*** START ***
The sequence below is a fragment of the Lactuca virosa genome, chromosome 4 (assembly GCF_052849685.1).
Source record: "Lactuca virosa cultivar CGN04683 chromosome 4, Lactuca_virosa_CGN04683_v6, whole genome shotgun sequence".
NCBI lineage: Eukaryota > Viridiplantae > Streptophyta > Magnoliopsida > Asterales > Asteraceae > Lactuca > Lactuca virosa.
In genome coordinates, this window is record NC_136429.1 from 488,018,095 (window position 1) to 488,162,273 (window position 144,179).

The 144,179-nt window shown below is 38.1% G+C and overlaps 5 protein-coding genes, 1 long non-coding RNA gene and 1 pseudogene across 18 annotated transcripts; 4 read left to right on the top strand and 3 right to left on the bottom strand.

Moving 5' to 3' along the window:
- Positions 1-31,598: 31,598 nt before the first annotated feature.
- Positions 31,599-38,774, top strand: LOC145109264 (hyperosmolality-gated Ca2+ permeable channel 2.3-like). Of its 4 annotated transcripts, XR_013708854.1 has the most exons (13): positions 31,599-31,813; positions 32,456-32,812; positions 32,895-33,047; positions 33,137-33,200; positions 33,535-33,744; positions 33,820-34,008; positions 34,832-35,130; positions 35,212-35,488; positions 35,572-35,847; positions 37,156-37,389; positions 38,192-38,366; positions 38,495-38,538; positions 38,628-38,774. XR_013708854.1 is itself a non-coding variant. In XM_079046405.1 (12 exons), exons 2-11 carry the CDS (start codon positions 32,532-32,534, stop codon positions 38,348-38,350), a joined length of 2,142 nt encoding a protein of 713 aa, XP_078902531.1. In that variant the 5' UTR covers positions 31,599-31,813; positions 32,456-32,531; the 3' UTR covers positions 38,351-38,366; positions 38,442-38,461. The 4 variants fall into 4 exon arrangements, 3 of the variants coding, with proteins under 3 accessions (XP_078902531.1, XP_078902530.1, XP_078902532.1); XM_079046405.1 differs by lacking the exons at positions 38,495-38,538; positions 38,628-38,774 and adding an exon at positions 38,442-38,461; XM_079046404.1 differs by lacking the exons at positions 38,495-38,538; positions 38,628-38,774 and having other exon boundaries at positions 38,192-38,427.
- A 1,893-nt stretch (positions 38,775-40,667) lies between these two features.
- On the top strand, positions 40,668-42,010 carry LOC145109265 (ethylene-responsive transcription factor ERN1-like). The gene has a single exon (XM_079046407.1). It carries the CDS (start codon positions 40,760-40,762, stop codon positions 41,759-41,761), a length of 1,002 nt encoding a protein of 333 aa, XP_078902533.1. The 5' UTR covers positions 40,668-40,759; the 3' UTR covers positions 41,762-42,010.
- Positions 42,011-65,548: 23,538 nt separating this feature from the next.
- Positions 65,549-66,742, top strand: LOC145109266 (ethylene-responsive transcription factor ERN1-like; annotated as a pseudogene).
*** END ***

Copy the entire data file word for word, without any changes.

The sequence below is a fragment of the Lactuca virosa genome, chromosome 4 (assembly GCF_052849685.1).
Source record: "Lactuca virosa cultivar CGN04683 chromosome 4, Lactuca_virosa_CGN04683_v6, whole genome shotgun sequence".
NCBI lineage: Eukaryota > Viridiplantae > Streptophyta > Magnoliopsida > Asterales > Asteraceae > Lactuca > Lactuca virosa.
In genome coordinates, this window is record NC_136429.1 from 488,018,095 (window position 1) to 488,162,273 (window position 144,179).

The 144,179-nt window shown below is 38.1% G+C and overlaps 5 protein-coding genes, 1 long non-coding RNA gene and 1 pseudogene across 18 annotated transcripts; 4 read left to right on the top strand and 3 right to left on the bottom strand.

Moving 5' to 3' along the window:
- Positions 1-31,598: 31,598 nt before the first annotated feature.
- Positions 31,599-38,774, top strand: LOC145109264 (hyperosmolality-gated Ca2+ permeable channel 2.3-like). Of its 4 annotated transcripts, XR_013708854.1 has the most exons (13): positions 31,599-31,813; positions 32,456-32,812; positions 32,895-33,047; positions 33,137-33,200; positions 33,535-33,744; positions 33,820-34,008; positions 34,832-35,130; positions 35,212-35,488; positions 35,572-35,847; positions 37,156-37,389; positions 38,192-38,366; positions 38,495-38,538; positions 38,628-38,774. XR_013708854.1 is itself a non-coding variant. In XM_079046405.1 (12 exons), exons 2-11 carry the CDS (start codon positions 32,532-32,534, stop codon positions 38,348-38,350), a joined length of 2,142 nt encoding a protein of 713 aa, XP_078902531.1. In that variant the 5' UTR covers positions 31,599-31,813; positions 32,456-32,531; the 3' UTR covers positions 38,351-38,366; positions 38,442-38,461. The 4 variants fall into 4 exon arrangements, 3 of the variants coding, with proteins under 3 accessions (XP_078902531.1, XP_078902530.1, XP_078902532.1); XM_079046405.1 differs by lacking the exons at positions 38,495-38,538; positions 38,628-38,774 and adding an exon at positions 38,442-38,461; XM_079046404.1 differs by lacking the exons at positions 38,495-38,538; positions 38,628-38,774 and having other exon boundaries at positions 38,192-38,427.
- A 1,893-nt stretch (positions 38,775-40,667) lies between these two features.
- On the top strand, positions 40,668-42,010 carry LOC145109265 (ethylene-responsive transcription factor ERN1-like). The gene has a single exon (XM_079046407.1). It carries the CDS (start codon positions 40,760-40,762, stop codon positions 41,759-41,761), a length of 1,002 nt encoding a protein of 333 aa, XP_078902533.1. The 5' UTR covers positions 40,668-40,759; the 3' UTR covers positions 41,762-42,010.
- Positions 42,011-65,548: 23,538 nt separating this feature from the next.
- Positions 65,549-66,742, top strand: LOC145109266 (ethylene-responsive transcription factor ERN1-like; annotated as a pseudogene).